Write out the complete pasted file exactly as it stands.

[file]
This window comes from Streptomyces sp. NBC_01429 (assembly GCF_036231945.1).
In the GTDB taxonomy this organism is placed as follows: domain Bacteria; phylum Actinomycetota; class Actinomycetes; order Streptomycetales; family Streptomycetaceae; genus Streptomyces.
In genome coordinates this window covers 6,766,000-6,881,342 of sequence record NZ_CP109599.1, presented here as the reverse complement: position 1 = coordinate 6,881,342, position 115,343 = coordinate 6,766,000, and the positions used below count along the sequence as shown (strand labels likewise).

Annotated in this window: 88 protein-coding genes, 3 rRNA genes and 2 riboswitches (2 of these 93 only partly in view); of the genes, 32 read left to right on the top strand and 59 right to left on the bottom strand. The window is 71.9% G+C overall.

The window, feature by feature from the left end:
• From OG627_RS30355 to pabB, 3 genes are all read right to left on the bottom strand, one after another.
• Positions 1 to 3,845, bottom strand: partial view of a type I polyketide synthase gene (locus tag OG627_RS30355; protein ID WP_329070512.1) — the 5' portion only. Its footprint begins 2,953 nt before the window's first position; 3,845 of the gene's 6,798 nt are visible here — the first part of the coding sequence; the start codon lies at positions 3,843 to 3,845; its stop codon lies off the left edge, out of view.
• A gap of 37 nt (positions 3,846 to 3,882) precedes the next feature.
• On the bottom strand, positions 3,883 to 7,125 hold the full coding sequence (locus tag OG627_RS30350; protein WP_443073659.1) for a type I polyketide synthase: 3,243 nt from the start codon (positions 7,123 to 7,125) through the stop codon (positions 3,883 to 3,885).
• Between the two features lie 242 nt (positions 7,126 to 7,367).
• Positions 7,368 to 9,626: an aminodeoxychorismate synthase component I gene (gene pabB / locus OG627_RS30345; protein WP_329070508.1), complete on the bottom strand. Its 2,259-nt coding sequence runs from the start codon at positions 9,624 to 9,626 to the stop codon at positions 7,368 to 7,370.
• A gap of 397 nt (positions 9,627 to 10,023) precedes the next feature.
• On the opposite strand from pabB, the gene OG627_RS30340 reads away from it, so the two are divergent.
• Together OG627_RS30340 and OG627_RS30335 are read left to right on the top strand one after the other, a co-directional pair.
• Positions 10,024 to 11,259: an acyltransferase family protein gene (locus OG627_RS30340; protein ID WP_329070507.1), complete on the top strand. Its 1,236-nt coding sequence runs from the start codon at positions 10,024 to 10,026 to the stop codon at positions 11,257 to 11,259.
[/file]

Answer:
This window comes from Streptomyces sp. NBC_01429 (assembly GCF_036231945.1).
In the GTDB taxonomy this organism is placed as follows: domain Bacteria; phylum Actinomycetota; class Actinomycetes; order Streptomycetales; family Streptomycetaceae; genus Streptomyces.
In genome coordinates this window covers 6,766,000-6,881,342 of sequence record NZ_CP109599.1, presented here as the reverse complement: position 1 = coordinate 6,881,342, position 115,343 = coordinate 6,766,000, and the positions used below count along the sequence as shown (strand labels likewise).

Annotated in this window: 88 protein-coding genes, 3 rRNA genes and 2 riboswitches (2 of these 93 only partly in view); of the genes, 32 read left to right on the top strand and 59 right to left on the bottom strand. The window is 71.9% G+C overall.

The window, feature by feature from the left end:
• From OG627_RS30355 to pabB, 3 genes are all read right to left on the bottom strand, one after another.
• Positions 1 to 3,845, bottom strand: partial view of a type I polyketide synthase gene (locus tag OG627_RS30355; protein ID WP_329070512.1) — the 5' portion only. Its footprint begins 2,953 nt before the window's first position; 3,845 of the gene's 6,798 nt are visible here — the first part of the coding sequence; the start codon lies at positions 3,843 to 3,845; its stop codon lies off the left edge, out of view.
• A gap of 37 nt (positions 3,846 to 3,882) precedes the next feature.
• On the bottom strand, positions 3,883 to 7,125 hold the full coding sequence (locus tag OG627_RS30350; protein WP_443073659.1) for a type I polyketide synthase: 3,243 nt from the start codon (positions 7,123 to 7,125) through the stop codon (positions 3,883 to 3,885).
• Between the two features lie 242 nt (positions 7,126 to 7,367).
• Positions 7,368 to 9,626: an aminodeoxychorismate synthase component I gene (gene pabB / locus OG627_RS30345; protein WP_329070508.1), complete on the bottom strand. Its 2,259-nt coding sequence runs from the start codon at positions 9,624 to 9,626 to the stop codon at positions 7,368 to 7,370.
• A gap of 397 nt (positions 9,627 to 10,023) precedes the next feature.
• On the opposite strand from pabB, the gene OG627_RS30340 reads away from it, so the two are divergent.
• Together OG627_RS30340 and OG627_RS30335 are read left to right on the top strand one after the other, a co-directional pair.
• Positions 10,024 to 11,259: an acyltransferase family protein gene (locus OG627_RS30340; protein ID WP_329070507.1), complete on the top strand. Its 1,236-nt coding sequence runs from the start codon at positions 10,024 to 10,026 to the stop codon at positions 11,257 to 11,259.